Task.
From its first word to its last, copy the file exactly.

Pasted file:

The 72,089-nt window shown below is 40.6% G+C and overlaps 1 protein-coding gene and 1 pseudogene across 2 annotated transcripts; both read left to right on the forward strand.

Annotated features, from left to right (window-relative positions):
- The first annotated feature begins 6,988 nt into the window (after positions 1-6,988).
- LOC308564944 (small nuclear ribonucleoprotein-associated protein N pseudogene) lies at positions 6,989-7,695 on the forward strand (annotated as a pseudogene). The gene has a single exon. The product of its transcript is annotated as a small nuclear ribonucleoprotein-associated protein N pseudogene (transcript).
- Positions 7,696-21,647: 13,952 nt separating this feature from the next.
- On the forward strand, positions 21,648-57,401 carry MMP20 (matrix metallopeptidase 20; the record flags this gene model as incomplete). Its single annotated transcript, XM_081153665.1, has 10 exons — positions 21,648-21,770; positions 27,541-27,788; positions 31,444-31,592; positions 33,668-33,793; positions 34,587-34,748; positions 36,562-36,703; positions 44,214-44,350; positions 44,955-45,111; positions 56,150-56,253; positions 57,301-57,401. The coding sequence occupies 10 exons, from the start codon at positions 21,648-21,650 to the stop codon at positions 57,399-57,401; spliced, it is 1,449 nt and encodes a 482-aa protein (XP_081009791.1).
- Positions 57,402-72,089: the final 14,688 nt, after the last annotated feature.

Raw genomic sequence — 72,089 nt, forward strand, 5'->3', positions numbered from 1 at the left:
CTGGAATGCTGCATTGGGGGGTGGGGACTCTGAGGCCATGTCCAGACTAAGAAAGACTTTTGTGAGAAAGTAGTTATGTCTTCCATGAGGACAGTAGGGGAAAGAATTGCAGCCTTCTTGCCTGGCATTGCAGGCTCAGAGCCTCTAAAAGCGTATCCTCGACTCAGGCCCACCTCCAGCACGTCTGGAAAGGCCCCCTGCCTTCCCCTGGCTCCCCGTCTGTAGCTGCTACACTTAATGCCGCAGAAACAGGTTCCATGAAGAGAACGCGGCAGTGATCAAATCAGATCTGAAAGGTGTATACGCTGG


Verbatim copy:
The 72,089-nt window shown below is 40.6% G+C and overlaps 1 protein-coding gene and 1 pseudogene across 2 annotated transcripts; both read left to right on the forward strand.

Annotated features, from left to right (window-relative positions):
- The first annotated feature begins 6,988 nt into the window (after positions 1-6,988).
- LOC308564944 (small nuclear ribonucleoprotein-associated protein N pseudogene) lies at positions 6,989-7,695 on the forward strand (annotated as a pseudogene). The gene has a single exon. The product of its transcript is annotated as a small nuclear ribonucleoprotein-associated protein N pseudogene (transcript).
- Positions 7,696-21,647: 13,952 nt separating this feature from the next.
- On the forward strand, positions 21,648-57,401 carry MMP20 (matrix metallopeptidase 20; the record flags this gene model as incomplete). Its single annotated transcript, XM_081153665.1, has 10 exons — positions 21,648-21,770; positions 27,541-27,788; positions 31,444-31,592; positions 33,668-33,793; positions 34,587-34,748; positions 36,562-36,703; positions 44,214-44,350; positions 44,955-45,111; positions 56,150-56,253; positions 57,301-57,401. The coding sequence occupies 10 exons, from the start codon at positions 21,648-21,650 to the stop codon at positions 57,399-57,401; spliced, it is 1,449 nt and encodes a 482-aa protein (XP_081009791.1).
- Positions 57,402-72,089: the final 14,688 nt, after the last annotated feature.

Raw genomic sequence — 72,089 nt, forward strand, 5'->3', positions numbered from 1 at the left:
CTGGAATGCTGCATTGGGGGGTGGGGACTCTGAGGCCATGTCCAGACTAAGAAAGACTTTTGTGAGAAAGTAGTTATGTCTTCCATGAGGACAGTAGGGGAAAGAATTGCAGCCTTCTTGCCTGGCATTGCAGGCTCAGAGCCTCTAAAAGCGTATCCTCGACTCAGGCCCACCTCCAGCACGTCTGGAAAGGCCCCCTGCCTTCCCCTGGCTCCCCGTCTGTAGCTGCTACACTTAATGCCGCAGAAACAGGTTCCATGAAGAGAACGCGGCAGTGATCAAATCAGATCTGAAAGGTGTATACGCTGG